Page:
Ministers ‘played fast and loose’ with taxpayers’ money, says damning report

Tynwald buildings, Douglas

Tynwald buildings, Douglas

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Ministers ‘played fast and loose’ with financial regulations over a £770,000 review of the National Insurance Fund and welfare system.

That’s the damning conclusion of a Public Accounts Committee investigation into the affair.

The PAC also concludes Tynwald approval should have been sought to confirm beyond doubt government was acting within its legal powers to use money from the NI Fund to pay for the review.

By not following financial regulations in their ‘indecent haste’ to commission the review’s second phase, Ministers may have exposed the public purse to ‘unquantified risks’, it adds.

The report, leaked ahead of publication to the Manx Independent, comes just a fortnight after independent legal opinion concluded government loans awarded to the Sefton Group were not lawful.

The PAC inquiry into the NI Fund review courted controversy even before it heard its first evidence with Ministers accusing committee chairman, Alfred Cannan MHK, of prejudging the issue.

Chris Robertshaw and Eddie Teare called for the Michael MHK to step down as chairman in April, after he accused the Council of Ministers of pursuing the ‘politics of panic’ following the announcement all options need to be considered to prevent the NI Fund – which pays for state pensions, the Manx pension supplement and other social security benefits – from collapsing by 2050.

Consultants for the project’s second phase were appointed after a decision by CoMin in September 2013, without it going to competitive tender or a waiver being issued by Treasury under financial rules.

The PAC report will be laid before Tynwald at this month’s sitting but it is not due to be debated by members till the October or November sitting.

The report states: ‘We conclude that an express Tynwald vote would have put the legal vires for the expenditure beyond doubt. Politically, because of the scale and political significance of the review, the proposal to engage consultants to undertake it should in any case have been placed before Tynwald at an early stage.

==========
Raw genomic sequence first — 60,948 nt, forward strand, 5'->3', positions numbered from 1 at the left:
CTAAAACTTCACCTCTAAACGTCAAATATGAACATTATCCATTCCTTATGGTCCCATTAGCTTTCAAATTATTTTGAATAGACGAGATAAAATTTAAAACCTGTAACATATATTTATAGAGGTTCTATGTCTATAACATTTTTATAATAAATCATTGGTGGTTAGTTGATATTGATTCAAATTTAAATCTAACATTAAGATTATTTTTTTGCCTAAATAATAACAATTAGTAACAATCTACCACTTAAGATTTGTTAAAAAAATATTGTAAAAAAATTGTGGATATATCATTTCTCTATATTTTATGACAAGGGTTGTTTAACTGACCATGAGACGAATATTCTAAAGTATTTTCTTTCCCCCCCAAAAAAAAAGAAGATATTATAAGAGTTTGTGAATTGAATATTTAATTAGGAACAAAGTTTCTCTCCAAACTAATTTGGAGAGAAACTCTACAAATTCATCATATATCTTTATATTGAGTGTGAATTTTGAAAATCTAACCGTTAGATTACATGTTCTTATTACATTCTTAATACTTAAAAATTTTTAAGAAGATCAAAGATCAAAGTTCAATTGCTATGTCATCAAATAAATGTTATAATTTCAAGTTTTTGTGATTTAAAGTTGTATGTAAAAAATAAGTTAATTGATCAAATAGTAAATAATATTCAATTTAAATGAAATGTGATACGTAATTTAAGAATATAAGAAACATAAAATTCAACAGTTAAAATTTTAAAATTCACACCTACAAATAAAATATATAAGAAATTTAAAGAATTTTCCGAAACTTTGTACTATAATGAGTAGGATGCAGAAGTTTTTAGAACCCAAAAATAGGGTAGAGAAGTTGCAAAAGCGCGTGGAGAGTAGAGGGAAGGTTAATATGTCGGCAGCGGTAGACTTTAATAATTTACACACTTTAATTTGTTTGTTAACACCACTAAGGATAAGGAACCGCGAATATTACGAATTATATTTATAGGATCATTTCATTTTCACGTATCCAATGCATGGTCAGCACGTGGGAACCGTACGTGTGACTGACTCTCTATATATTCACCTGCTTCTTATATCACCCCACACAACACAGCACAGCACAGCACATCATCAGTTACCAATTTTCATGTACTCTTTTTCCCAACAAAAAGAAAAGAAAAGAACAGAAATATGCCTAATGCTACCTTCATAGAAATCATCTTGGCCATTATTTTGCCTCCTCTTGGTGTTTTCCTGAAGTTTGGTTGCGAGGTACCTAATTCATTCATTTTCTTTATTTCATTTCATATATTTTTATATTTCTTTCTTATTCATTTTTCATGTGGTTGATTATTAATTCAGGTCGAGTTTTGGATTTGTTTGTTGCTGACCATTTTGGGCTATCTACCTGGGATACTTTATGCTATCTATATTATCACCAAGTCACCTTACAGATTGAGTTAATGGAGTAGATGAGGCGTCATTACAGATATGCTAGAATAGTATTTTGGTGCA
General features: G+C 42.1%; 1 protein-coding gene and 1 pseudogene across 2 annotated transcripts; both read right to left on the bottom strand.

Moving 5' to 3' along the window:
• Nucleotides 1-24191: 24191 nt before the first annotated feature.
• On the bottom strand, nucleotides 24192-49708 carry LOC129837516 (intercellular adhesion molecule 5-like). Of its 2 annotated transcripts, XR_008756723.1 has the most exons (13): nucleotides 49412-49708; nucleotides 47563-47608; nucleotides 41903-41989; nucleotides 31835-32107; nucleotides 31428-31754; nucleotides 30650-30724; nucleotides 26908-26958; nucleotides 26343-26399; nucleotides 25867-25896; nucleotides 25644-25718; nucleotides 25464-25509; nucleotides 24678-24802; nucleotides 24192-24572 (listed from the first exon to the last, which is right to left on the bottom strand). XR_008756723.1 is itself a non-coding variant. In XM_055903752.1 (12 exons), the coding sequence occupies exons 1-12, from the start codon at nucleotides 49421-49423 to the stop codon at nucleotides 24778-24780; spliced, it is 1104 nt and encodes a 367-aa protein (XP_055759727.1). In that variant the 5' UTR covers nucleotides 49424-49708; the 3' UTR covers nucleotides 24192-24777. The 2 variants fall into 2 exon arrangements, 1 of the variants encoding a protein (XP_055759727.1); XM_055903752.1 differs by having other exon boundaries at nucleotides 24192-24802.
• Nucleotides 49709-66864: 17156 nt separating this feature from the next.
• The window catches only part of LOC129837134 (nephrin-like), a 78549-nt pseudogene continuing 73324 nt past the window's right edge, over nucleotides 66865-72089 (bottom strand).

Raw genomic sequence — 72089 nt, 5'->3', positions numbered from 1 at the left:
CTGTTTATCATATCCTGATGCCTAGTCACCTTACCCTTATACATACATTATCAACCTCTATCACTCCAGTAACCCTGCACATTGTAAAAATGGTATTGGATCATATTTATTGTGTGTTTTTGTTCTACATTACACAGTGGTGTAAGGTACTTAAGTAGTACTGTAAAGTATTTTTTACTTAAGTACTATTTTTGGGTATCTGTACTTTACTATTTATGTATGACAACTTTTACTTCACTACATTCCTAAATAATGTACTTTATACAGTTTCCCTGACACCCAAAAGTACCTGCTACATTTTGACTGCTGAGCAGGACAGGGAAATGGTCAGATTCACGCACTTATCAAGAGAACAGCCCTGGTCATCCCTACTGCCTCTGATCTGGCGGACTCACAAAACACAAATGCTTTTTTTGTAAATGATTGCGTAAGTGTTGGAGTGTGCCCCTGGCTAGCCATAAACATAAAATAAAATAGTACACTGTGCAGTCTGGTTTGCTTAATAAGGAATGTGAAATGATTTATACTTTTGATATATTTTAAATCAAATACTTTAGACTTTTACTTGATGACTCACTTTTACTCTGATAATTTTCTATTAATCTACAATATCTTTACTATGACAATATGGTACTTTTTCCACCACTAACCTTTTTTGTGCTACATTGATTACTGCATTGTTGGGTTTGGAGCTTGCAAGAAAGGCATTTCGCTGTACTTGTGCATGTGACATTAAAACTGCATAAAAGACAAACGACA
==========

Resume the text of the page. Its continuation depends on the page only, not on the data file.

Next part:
‘Express Tynwald approval should have been sought both for the level of the proposed expenditure and for the use of money from the National Insurance Fund for this purpose.’

The PAC recommends Treasury brings forward legislation to prevent funds being transferred out of the NI Fund ‘in respect of novel or significant administrative expenses without the express prior approval of Tynwald’.

Addressing whether the expenditure was properly authorised, the PAC concludes ‘the procedure by which the contract was entered into was not in accordance with financial regulations’.

The report states: ‘We conclude the Council of Ministers appears to have forced the Treasury and the Department of Social Care to commission phase two of the review with indecent haste, believing in its zeal for reform that the ends justified the means, playing fast and loose with financial regulations, and leaving civil servants to pick up the pieces.’

It continues: ‘We conclude in its extreme haste to commission phase two of the review, the Council of Ministers may have exposed Treasury and the National Insurance Fund to unquantified risks.’

The Chief Minister hit back at the Public Accounts Committee’s claim that ministers ‘played fast and loose’.

Allan Bell said: ‘I think it is incredibly unfortunate that the authors of this report have used the language that they have. Ministers have not played fast and loose with financial regulations.

‘They have done a very serious job to try to collect the data to enable us to make the long term strategic decisions to protect the welfare state we enjoy on the island.’

He said ministers would need time to consider the report’s implications and to get behind the ‘headline-grabbing statements’.

The Chief Minister said: ‘If there are deficiencies in the legislation or if the legislation needs clarifying then we will certainly put that right.’

He added: ‘The one thing that clearly comes out of the report is the ministers were quite within their rights not to take this decision to Tynwald. They were perfectly capable of making the decisions separate of that.’

Liberal Vannin leader Kate Beecroft MHK said: ‘With ministers behaving like this, it is hardly surprising that this government is losing all credibility and the confidence of the public.

‘The report by the Public Accounts Committee is excellent and they have all obviously worked hard to produce it in such a short time scale, but it does not actually conclude the matter.

‘There are too many unanswered questions and they are questions that have to be answered.’

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